An alien who obtains the status of a nonimmigrant under section 1101(a)(15)(F)(i) of this title and who violates a term or condition of such status under section 1184(l)  of this title is inadmissible until the alien has been outside the United States for a continuous period of 5 years after the date of the violation.
For provision authorizing waiver of clause (i), see subsection (d)(4).
For provision authorizing waiver of clause (i) in the case of visitors to Guam or the Commonwealth of the Northern Mariana Islands, see subsection (l).
For authority to waive the requirement of clause (i) under a program, see section 1187 of this title.
Any person who has departed from or who has remained outside the United States to avoid or evade training or service in the armed forces in time of war or a period declared by the President to be a national emergency is inadmissible, except that this subparagraph shall not apply to an alien who at the time of such departure was a nonimmigrant and who is seeking to reenter the United States as a nonimmigrant.
Any alien who has been ordered removed under section 1225(b)(1) of this title or at the end of proceedings under section 1229a of this title initiated upon the alien’s arrival in the United States and who again seeks admission within 5 years of the date of such removal (or within 20 years in the case of a second or subsequent removal or at any time in the case of an alien convicted of an aggravated felony) is inadmissible.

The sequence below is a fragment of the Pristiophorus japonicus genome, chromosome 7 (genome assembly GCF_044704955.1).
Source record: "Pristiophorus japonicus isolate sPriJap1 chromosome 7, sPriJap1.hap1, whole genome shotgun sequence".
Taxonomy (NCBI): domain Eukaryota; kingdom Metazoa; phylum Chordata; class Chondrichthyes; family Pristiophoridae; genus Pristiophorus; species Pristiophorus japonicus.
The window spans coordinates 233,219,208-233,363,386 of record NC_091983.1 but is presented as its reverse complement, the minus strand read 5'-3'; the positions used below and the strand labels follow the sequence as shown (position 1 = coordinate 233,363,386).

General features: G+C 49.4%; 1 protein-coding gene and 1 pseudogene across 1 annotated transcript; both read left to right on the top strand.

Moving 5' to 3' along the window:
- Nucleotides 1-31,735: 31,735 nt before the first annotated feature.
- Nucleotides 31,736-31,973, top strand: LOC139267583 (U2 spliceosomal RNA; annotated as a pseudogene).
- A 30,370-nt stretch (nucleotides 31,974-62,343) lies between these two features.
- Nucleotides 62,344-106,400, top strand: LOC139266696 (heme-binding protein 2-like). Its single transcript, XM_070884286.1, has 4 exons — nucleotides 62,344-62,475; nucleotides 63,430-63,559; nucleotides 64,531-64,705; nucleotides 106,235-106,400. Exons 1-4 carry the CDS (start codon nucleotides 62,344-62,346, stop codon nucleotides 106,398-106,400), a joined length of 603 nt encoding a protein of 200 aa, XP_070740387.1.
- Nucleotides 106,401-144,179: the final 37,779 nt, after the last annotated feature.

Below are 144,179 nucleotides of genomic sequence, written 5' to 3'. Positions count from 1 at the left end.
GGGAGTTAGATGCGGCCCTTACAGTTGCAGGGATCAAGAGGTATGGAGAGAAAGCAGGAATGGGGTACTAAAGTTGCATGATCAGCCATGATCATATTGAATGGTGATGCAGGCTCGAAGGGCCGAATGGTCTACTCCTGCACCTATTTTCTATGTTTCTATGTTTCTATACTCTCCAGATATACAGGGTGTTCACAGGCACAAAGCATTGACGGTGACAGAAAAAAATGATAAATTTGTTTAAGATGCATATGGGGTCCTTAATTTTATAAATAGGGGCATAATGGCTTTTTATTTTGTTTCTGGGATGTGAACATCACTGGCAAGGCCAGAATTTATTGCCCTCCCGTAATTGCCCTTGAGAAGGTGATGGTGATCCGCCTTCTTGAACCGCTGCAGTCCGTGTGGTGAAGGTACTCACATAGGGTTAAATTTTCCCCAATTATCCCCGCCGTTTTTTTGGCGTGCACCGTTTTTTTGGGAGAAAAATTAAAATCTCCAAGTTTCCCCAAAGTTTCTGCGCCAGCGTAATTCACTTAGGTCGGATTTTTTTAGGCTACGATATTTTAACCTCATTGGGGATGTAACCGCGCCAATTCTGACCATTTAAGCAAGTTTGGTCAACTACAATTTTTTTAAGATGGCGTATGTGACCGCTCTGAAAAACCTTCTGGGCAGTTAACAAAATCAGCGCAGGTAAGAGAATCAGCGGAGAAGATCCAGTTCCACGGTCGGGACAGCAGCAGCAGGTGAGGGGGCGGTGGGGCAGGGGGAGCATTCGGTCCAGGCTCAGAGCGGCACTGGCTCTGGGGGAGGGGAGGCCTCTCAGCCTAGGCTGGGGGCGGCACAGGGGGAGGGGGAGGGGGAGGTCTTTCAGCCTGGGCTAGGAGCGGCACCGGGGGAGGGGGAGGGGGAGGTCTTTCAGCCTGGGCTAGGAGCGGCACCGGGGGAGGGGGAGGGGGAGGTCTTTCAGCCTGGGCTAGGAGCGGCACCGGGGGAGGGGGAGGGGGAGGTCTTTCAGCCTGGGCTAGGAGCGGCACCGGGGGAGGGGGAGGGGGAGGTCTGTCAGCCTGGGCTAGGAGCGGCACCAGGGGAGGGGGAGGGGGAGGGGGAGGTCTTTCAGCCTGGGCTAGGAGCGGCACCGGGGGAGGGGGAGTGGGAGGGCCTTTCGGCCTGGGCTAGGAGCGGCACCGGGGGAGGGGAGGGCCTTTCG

Clauses (i) and (ii) shall not apply to an alien seeking admission within a period if, prior to the date of the alien’s reembarkation at a place outside the United States or attempt to be admitted from foreign contiguous territory, the Attorney General has consented to the alien’s reapplying for admission.
For purposes of this paragraph, an alien is deemed to be unlawfully present in the United States if the alien is present in the United States after the expiration of the period of stay authorized by the Attorney General or is present in the United States without being admitted or paroled.
No period of time in which an alien is under 18 years of age shall be taken into account in determining the period of unlawful presence in the United States under clause (i).
No period of time in which an alien has a bona fide application for asylum pending under section 1158 of this title shall be taken into account in determining the period of unlawful presence in the United States under clause (i) unless the alien during such period was employed without authorization in the United States.